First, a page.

Yes I love paper books and as I mentioned even the smell of them but I will always choose to read via eBooks or audiobooks when given the choice. They're on my phone so they're always just a click away. They don't take up physical space in my house. They're usually cheaper. I can buy a new one and be reading it within seconds without having to even get up. For me eBooks and audiobooks win out everytime. That said I have hundreds of paperbacks I haven't read yet so I'll keep reading paper books for years to come, but when it comes to buying new books the only time I'll be choosing to buy paper books is when I'm planning on getting them signed and putting them safely on my shelf where they won't get bent and cracked.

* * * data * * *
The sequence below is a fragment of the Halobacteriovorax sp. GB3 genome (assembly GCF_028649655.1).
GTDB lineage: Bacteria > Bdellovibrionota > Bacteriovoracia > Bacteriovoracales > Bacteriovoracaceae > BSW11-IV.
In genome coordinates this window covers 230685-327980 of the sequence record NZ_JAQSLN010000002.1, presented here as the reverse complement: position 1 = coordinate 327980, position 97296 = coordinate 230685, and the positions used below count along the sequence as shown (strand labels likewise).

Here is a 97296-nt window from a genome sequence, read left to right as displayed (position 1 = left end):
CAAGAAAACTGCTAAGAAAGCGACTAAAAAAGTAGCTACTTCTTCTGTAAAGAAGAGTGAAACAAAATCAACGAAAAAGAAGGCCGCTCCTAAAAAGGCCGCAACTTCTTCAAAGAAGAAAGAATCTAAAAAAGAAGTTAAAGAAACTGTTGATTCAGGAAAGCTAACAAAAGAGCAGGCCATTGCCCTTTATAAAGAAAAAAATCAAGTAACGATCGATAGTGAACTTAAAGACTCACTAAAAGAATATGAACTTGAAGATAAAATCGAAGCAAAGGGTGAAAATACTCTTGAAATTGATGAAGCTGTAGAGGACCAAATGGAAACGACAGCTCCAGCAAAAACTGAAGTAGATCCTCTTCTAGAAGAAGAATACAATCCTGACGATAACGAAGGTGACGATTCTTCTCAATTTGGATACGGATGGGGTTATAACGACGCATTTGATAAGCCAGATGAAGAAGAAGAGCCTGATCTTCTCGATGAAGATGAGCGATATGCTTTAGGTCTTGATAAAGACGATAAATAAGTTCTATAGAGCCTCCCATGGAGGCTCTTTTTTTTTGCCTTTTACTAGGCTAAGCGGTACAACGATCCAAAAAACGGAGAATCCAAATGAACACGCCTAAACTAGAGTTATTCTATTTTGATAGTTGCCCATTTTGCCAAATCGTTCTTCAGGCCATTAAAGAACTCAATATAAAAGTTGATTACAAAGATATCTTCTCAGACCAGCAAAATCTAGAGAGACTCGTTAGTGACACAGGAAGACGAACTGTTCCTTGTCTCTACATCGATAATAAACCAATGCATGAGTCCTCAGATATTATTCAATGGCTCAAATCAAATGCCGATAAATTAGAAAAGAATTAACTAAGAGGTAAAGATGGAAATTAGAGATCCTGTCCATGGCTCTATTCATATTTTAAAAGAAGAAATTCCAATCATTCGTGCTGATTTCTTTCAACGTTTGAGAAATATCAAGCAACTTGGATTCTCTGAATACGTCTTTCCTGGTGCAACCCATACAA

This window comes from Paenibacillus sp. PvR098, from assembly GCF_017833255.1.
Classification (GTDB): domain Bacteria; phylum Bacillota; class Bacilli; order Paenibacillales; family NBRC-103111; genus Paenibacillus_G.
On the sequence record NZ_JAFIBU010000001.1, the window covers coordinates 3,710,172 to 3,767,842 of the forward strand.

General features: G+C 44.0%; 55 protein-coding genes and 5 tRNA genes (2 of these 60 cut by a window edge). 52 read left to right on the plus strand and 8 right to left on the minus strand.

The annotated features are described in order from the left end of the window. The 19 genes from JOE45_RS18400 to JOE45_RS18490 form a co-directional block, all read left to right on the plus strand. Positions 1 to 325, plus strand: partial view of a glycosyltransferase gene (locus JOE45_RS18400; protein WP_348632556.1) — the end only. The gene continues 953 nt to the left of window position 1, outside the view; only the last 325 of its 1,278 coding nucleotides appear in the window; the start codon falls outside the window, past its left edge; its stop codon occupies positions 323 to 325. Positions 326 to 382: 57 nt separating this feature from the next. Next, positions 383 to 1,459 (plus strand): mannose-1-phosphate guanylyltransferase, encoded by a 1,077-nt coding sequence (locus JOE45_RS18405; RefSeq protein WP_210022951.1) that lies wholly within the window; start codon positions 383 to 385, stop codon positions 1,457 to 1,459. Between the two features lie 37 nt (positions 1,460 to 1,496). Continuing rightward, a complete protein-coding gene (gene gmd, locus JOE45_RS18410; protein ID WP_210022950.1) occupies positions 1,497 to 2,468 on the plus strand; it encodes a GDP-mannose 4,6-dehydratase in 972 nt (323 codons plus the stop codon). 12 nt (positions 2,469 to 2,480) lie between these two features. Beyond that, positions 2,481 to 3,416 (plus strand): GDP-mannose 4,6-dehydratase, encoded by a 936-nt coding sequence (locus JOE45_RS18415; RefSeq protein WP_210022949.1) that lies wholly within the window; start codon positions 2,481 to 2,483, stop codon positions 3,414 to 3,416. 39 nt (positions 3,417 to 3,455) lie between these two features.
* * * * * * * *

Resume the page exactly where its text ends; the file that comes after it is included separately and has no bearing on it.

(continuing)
What about you? Have you tried eBooks or audiobooks and they're just not your cup of tea or are you a paper defector like me joining the new electronic revolution and loving it all the way? I'd love to hear your side of the story when it comes to reading. Thanks for stopping by.

Tuesday, August 25, 2015

The Problem with Young Adult Dystopian Fiction
Guest Post by Maria Jane

Over the past several years, the combination of YA (young adult) fiction with a dystopian premise has seen a tremendous leap in popularity. Starting with the 2010 novel The Hunger Games by Suzanne Collins, and continuing with other book-to-film series such as Divergent and The Maze Runner, YA dystopias perform well because they speak to the feelings of isolation and alienation that teenagers typically feel as they grow up. However, there are some specific issues many in their adolescent age experience that are hardly ever represented in these films and are therefore often ignored.